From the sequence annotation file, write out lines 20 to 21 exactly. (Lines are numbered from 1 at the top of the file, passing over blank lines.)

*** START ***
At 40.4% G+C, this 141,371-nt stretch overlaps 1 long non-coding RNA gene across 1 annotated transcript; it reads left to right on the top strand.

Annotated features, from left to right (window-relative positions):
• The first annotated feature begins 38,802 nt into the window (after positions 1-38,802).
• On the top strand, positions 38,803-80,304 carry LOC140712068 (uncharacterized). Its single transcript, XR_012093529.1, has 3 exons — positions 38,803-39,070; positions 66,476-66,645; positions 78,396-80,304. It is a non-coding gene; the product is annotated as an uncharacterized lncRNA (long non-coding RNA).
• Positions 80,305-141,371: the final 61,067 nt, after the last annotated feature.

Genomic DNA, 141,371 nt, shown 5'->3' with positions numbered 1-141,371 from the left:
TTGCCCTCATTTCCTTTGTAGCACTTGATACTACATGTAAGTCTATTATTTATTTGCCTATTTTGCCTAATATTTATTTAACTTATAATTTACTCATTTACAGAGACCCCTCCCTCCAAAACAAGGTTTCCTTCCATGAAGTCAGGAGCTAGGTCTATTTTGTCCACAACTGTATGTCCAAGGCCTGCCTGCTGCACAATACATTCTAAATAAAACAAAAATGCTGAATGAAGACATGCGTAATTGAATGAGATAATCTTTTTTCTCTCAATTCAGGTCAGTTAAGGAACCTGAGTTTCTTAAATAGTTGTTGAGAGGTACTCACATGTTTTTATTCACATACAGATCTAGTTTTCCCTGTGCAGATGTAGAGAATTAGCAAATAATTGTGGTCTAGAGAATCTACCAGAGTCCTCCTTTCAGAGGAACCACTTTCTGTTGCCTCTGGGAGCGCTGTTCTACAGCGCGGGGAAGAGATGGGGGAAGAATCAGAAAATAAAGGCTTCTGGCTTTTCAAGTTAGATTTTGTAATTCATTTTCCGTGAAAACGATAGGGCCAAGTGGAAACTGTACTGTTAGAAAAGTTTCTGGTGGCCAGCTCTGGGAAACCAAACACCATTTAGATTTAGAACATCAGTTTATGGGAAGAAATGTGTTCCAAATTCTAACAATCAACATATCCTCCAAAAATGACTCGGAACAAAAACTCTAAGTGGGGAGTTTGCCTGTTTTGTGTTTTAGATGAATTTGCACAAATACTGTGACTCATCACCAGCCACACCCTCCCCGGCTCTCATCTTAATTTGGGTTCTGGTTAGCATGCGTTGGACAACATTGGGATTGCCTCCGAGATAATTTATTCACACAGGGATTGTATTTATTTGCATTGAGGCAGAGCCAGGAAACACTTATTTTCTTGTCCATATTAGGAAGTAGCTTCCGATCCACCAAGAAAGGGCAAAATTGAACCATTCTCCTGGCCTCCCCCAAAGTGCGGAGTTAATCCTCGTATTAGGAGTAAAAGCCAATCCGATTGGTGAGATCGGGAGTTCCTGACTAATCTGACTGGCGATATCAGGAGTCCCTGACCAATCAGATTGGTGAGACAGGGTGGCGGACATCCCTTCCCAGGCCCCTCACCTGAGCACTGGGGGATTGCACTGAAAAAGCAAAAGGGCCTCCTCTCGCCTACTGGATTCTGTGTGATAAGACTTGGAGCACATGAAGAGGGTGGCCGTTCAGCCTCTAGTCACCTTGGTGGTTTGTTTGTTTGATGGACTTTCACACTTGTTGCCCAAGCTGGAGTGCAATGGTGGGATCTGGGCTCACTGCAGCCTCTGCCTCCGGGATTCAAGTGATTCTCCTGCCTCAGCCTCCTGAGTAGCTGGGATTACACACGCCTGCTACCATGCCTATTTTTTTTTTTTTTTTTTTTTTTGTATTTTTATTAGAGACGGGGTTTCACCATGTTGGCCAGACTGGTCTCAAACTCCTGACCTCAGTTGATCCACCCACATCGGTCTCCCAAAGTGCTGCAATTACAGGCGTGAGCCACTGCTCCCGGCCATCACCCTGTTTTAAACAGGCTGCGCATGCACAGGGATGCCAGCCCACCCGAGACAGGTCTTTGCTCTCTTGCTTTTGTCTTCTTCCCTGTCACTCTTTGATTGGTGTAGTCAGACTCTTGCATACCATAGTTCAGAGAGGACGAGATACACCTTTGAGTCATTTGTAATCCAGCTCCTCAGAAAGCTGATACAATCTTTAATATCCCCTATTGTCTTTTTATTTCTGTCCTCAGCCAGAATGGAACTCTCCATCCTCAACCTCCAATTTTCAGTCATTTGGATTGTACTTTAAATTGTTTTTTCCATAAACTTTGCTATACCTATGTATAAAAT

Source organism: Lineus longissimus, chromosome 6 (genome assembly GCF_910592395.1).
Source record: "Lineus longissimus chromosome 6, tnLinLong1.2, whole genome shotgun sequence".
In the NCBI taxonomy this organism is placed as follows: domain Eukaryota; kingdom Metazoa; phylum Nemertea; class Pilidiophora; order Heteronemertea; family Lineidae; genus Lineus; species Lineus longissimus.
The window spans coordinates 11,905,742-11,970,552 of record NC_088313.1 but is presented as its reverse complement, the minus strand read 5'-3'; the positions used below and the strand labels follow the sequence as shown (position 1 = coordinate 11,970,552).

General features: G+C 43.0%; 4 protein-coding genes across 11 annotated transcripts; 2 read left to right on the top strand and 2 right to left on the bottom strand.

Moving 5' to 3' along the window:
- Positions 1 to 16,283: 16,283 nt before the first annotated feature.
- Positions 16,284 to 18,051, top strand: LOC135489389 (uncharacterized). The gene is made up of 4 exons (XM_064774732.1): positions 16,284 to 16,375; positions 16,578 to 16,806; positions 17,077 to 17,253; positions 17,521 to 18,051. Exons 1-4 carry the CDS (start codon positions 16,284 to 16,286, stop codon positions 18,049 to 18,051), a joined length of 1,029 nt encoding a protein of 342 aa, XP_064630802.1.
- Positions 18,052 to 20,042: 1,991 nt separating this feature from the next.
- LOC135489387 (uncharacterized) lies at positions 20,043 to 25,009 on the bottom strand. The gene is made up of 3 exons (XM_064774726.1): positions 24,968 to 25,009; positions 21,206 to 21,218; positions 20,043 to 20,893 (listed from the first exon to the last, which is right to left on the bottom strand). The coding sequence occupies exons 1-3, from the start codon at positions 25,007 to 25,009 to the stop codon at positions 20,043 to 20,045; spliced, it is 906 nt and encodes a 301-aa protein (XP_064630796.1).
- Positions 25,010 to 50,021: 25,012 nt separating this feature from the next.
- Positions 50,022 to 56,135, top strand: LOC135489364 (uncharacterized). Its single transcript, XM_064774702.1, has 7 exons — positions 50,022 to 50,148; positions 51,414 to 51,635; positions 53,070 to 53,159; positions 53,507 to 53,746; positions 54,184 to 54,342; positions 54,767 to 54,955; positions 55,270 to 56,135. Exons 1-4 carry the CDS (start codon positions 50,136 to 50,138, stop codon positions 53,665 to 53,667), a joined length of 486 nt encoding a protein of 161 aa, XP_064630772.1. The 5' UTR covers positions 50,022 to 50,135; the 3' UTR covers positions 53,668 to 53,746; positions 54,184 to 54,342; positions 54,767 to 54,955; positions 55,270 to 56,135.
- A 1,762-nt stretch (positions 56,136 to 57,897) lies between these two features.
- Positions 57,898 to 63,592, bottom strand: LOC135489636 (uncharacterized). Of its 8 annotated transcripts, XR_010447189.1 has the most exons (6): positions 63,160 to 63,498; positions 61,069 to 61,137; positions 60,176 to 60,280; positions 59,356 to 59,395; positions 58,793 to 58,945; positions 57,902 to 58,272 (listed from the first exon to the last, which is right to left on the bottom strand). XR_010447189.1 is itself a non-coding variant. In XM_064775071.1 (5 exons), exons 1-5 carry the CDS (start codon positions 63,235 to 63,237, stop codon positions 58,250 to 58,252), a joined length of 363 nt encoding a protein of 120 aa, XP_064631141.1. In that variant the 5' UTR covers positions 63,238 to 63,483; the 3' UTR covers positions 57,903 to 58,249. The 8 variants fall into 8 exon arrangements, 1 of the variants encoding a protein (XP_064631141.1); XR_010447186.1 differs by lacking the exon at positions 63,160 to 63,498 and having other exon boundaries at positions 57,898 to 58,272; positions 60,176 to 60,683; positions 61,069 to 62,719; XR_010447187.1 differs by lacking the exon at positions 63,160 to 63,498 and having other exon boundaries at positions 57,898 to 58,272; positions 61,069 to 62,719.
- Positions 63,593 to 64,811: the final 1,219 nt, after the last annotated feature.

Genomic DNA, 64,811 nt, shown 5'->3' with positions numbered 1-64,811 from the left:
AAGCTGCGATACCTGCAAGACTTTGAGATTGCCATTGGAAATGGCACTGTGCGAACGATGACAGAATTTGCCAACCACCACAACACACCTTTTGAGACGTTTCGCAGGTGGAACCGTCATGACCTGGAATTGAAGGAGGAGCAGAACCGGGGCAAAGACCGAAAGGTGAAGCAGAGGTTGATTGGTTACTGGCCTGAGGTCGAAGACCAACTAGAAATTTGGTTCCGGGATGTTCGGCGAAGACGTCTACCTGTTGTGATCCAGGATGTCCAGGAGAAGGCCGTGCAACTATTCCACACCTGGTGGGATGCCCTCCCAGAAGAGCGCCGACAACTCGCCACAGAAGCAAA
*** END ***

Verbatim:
- A 1,762-nt stretch (positions 56,136 to 57,897) lies between these two features.
- Positions 57,898 to 63,592, bottom strand: LOC135489636 (uncharacterized). Of its 8 annotated transcripts, XR_010447189.1 has the most exons (6): positions 63,160 to 63,498; positions 61,069 to 61,137; positions 60,176 to 60,280; positions 59,356 to 59,395; positions 58,793 to 58,945; positions 57,902 to 58,272 (listed from the first exon to the last, which is right to left on the bottom strand). XR_010447189.1 is itself a non-coding variant. In XM_064775071.1 (5 exons), exons 1-5 carry the CDS (start codon positions 63,235 to 63,237, stop codon positions 58,250 to 58,252), a joined length of 363 nt encoding a protein of 120 aa, XP_064631141.1. In that variant the 5' UTR covers positions 63,238 to 63,483; the 3' UTR covers positions 57,903 to 58,249. The 8 variants fall into 8 exon arrangements, 1 of the variants encoding a protein (XP_064631141.1); XR_010447186.1 differs by lacking the exon at positions 63,160 to 63,498 and having other exon boundaries at positions 57,898 to 58,272; positions 60,176 to 60,683; positions 61,069 to 62,719; XR_010447187.1 differs by lacking the exon at positions 63,160 to 63,498 and having other exon boundaries at positions 57,898 to 58,272; positions 61,069 to 62,719.